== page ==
At the end of the day, success is something that’s measured differently in each business or industry. Regardless of your situation, it can be good to occasionally take a step back and ask yourself what success looks like where you work. What can you do to constantly improve your results?

Although this is a simple question, it really got me thinking. And, I wanted to take a few moments to share those thoughts with you.

I hope these tips have helped you. Visit to find more tips to improve your job search. If I can be of assistance to you, don’t hesitate to reach out to me here.

Also, be sure to subscribe to my Copeland Coaching Podcast on iTunes or Stitcher where I discuss career advice every Tuesday! If you’ve already heard the podcast and enjoy it, please consider leaving a review in iTunes or Stitcher.

Happy hunting!

Angela Copeland


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Prioritizing Your Search

March 22, 2017 | Posted in Advice, Career Corner Column, Job Search, Media | By

When you’re truly unhappy in your current job, a new one can’t get here fast enough. Having to drag yourself to the office each day can be the worst. When you’re caught up in the emotion of it all, you begin to wonder why you don’t have a new job yet. Is it a problem with your resume, your cover letter, or your LinkedIn? Panic and frustration begins to set in as each day goes by.

But, sometimes it’s none of those things at all. Sometimes, it’s just a matter of time. What I mean by this is, it’s easy to get swept up in our everyday responsibilities. Whether it’s a current job, children, a side project, or social commitments, there’s always something pressing to do. The job search gets pushed to the side, like a treadmill bought with the best intensions that’s gathering dust in the corner.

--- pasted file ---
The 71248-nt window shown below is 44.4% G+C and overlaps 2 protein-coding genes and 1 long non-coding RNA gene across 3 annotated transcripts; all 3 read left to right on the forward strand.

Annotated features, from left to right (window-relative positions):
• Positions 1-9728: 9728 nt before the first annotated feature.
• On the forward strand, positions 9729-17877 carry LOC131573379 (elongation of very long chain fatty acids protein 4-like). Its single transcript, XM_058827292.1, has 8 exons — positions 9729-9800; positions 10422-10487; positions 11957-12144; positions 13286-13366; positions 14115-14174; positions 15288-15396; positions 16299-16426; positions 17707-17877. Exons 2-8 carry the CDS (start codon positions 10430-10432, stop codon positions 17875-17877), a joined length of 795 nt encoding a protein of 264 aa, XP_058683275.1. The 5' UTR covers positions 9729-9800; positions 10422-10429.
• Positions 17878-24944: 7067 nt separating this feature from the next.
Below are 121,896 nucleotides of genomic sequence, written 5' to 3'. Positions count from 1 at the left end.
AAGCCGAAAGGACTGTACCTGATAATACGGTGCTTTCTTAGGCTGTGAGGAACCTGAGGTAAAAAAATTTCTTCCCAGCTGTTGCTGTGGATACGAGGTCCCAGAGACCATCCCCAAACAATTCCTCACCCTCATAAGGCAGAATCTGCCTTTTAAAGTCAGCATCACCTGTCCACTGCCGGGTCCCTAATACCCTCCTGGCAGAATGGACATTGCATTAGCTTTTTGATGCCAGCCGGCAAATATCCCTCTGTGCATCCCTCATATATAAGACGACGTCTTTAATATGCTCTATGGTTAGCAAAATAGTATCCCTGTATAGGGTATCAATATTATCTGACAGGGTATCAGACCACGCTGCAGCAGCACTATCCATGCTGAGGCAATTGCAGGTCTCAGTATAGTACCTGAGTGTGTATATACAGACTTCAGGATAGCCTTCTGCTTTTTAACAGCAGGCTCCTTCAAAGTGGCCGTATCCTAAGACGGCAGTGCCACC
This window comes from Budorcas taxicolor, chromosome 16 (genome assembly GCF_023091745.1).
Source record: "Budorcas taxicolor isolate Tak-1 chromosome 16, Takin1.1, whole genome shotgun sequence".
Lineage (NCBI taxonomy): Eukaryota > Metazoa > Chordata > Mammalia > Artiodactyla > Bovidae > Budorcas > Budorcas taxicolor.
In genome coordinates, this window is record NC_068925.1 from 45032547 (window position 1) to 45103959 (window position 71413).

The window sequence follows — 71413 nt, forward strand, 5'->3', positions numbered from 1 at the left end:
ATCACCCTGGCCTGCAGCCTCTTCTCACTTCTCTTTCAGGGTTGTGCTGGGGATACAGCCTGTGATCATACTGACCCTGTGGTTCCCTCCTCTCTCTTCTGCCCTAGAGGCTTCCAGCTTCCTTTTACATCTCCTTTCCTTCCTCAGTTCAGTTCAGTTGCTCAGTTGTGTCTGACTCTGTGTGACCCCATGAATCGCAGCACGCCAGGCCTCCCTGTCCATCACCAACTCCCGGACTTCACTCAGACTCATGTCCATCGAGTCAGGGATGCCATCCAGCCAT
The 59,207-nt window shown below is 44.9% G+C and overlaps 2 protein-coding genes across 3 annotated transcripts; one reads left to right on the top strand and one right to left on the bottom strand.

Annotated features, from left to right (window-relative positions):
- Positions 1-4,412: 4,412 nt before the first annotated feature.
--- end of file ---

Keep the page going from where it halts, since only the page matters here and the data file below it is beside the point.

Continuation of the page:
The problem is, just like physical health, your dream job will rarely find you without some real work. It’s possible that a so-so job that pays almost enough will fall into your lap. But, with that job, there’s no guarantee that it will actually be better than the one you have now. That high paying promotion you’ve been dreaming of will not be found easily. Those jobs are harder to find and to get. They require treating the process of getting a job like its own job.

Believe me, I wish there was an easier way. But, for the most part, elbow grease is the only answer. Making your job search the most important thing you’re doing will move it forward faster.

Don’t get me wrong, I strongly believe that preexisting commitments, such as family, should take top billing. It’s the right decision and one that I truly respect. But, the higher you can prioritize your search and the more time you’re able to pour into it, the faster things will come together.

Start by deciding how many hours each week you’d like to work on your search. Then, picture when would be the best time to put in those hours. Are mornings easier for you? Is right after work the best? Or, is Sunday afternoon ideal? Whatever time you select, hold yourself to it. Let your family know that you’re going to need a little extra time to focus on your search. Consider tracking your progress in a spreadsheet or on a calendar.